Founded in 1974 as the Oregon Wilderness Coalition (and known as the Oregon Natural Resources Council or ONRC), Oregon Wild has been instrumental in securing permanent legislative protection for some of Oregon’s most precious landscapes, including approximately 1.7 million acres of Wilderness (for iconic places like Mount Hood, the Columbia River Gorge, Opal Creek, Strawberry Mountain, and the North Fork John Day), 95,000 acres of forests in Bull Run/Little Sandy watersheds to safeguard the quality of Portland’s water supply, and 2,200 miles of Wild and Scenic Rivers. As a leader of the national grassroots charge for conservation of roadless areas in our national forests, Oregon Wild helped secure administrative protections for more than 58 million acres areas nationally.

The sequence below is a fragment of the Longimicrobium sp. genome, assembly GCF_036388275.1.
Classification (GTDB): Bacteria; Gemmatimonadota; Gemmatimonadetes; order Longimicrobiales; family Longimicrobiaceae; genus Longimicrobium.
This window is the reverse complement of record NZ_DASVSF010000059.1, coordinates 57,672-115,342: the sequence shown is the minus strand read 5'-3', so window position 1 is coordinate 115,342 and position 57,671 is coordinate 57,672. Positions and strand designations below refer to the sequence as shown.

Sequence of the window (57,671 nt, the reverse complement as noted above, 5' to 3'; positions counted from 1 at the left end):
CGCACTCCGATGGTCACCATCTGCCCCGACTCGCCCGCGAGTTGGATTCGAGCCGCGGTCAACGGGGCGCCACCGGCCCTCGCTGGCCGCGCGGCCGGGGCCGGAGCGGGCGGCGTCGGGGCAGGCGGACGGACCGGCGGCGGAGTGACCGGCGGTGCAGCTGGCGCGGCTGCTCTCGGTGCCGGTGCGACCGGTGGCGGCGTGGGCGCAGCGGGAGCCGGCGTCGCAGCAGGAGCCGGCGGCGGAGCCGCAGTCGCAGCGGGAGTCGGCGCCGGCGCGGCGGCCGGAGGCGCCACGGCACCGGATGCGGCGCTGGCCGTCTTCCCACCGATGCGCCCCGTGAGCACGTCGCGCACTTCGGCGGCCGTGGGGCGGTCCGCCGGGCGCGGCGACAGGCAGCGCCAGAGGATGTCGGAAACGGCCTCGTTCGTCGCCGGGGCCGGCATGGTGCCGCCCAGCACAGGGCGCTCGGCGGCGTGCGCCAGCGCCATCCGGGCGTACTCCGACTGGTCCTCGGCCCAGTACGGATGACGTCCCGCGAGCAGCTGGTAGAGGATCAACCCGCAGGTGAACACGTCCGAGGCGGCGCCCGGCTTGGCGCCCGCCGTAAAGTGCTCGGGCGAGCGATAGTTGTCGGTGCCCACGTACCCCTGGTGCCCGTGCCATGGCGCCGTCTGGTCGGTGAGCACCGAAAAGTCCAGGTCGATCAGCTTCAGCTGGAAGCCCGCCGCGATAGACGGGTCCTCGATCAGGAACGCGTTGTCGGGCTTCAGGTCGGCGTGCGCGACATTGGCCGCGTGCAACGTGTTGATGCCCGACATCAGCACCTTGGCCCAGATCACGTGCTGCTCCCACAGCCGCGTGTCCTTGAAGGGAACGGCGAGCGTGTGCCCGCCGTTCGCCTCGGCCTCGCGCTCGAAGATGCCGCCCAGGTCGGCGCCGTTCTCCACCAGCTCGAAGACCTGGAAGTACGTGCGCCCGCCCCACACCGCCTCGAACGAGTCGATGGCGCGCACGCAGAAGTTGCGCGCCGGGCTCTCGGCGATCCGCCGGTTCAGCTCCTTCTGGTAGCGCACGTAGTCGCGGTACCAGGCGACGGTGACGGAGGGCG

We currently have campaigns seeking permanent Wilderness protection for unprotected landscapes like central Oregon's Ochoco Mountains and 500,000+ acres of wildlands in and around Crater Lake National Park. Also, in early 2019, Oregon Wild helped to secure the first new permanent Wilderness protections in Oregon since 2009. The passage of the Oregon Wildlands Act (SB 1548) designated approximately 30,000 acres of old-growth and mature forests in the central Oregon Coast Range as the Devil’s Staircase Wilderness. The legislation also included 256 miles of new Wild & Scenic River protections – including a 21.3-mile stretch of the Molalla River and many of the main tributaries of the iconic Rogue River!
Today, we are a leading voice for defending our public lands and the last of our ancient forests. Additionally, we continue to be a strong advocate for protecting native Oregon wildlife such as the marbled murrelet, the Pacific marten, sea otters, and gray wolves. With a statewide staff of 14 and an expansive grassroots organizing capacity our of our Portland, Eugene, and Bend offices, our strength continues to be in our active grassroots citizen network of 18,000+ supporters. We’ve been called “Oregon’s most effective environmental group” by both The Oregonian and the Salem Statesman Journal.